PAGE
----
Then we were off to the Magic Kingdom for Mickey's Very Merry Christmas Party (MVMCP). This is a special event with a separate entry fee from the park hopper tickets we hold. The park is closed to the public, only these special ticket holders are allowed in, and special performances, food, and merchandise are put on. Though MVMCP officially started at 7, ticket holders could get into the park from 4:00 on. As it happens, we got there just about at 4, so we entered with the MVMCP tickets and were give our wristbands showing we 'belonged' to the special event by cast members already in their special uniforms. Lauri joined us about 4:30 and we headed up Main Street to went to popular rides as the changeover was underway, regular visitors leaving and MVMCP attendees entering. That turned out to be a great strategy. We walked by Mickey's PhilharMagic, Krissi's top choice as it was new since her last visit in 2007, saw there was only a 5 minute wait, and opted for a restroom stop. But rather than double back, we went to the Haunted Mansion and walked right in. Back we went to Mickey's PhilharMagic and walked right in there, too. That was a great show--it's 3D, with the special glasses, and has Donald Duck trying to conduct an orchestra, losing his magic hat, and getting whirled through vignettes from a number of the more popular Disney animated films. Great 3D effects. I had a fun time watching the kids reach out to try to touch Donald's hands as he seemed to stretch out across the audience.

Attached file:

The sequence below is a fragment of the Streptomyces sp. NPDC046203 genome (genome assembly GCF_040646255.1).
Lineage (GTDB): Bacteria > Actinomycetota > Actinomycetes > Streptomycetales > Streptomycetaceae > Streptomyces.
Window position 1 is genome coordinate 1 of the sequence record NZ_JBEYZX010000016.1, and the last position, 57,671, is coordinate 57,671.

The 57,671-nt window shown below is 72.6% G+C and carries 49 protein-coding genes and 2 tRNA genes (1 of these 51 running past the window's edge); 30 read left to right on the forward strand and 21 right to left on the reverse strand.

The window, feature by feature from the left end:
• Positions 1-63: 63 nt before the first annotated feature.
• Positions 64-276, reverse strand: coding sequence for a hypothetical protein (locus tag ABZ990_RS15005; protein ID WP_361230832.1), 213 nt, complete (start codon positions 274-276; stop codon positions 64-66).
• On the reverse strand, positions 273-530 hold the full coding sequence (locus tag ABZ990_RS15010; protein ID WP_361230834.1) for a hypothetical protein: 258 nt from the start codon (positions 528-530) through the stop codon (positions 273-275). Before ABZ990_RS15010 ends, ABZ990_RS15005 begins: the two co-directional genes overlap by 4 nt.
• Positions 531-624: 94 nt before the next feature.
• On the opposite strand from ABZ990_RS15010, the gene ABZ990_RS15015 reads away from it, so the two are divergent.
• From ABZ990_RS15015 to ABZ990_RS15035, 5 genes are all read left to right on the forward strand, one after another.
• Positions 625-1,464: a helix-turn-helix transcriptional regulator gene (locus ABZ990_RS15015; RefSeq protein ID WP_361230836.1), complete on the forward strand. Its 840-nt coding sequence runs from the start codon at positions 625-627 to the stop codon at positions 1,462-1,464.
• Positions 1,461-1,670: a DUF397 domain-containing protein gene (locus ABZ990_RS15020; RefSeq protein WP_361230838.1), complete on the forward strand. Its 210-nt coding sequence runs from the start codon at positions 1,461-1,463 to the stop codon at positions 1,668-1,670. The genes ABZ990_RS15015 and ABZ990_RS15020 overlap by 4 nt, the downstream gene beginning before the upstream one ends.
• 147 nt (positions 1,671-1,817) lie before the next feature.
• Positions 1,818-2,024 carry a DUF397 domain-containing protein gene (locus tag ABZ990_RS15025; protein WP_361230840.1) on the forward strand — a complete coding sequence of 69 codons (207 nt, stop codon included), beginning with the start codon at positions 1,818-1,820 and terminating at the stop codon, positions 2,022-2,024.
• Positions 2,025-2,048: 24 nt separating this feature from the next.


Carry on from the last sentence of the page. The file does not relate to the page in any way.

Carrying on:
Next up was the Buzz Lightyear shoot-em-up ride , which had enough of a line to take us perhaps 10 minutes to work up to the ride. My first time on this one--you spin your car with one control and shoot with the other. Your score shows in front of you and is up on a board as you leave the ride. Shoot-em-up games not being my gifted area, I think I need practice before getting anything like a respectable score on Buzz Lightyear. Krissi and Lauri headed off to ride Space Mountain (a roller coaster) while I did the sedate Tomorrowland Transit Authority ride (padded seats, could put my feet up), and they had essentially no wait at the hugely popular Space Mountain. TTA never has a wait to speak of, apparently.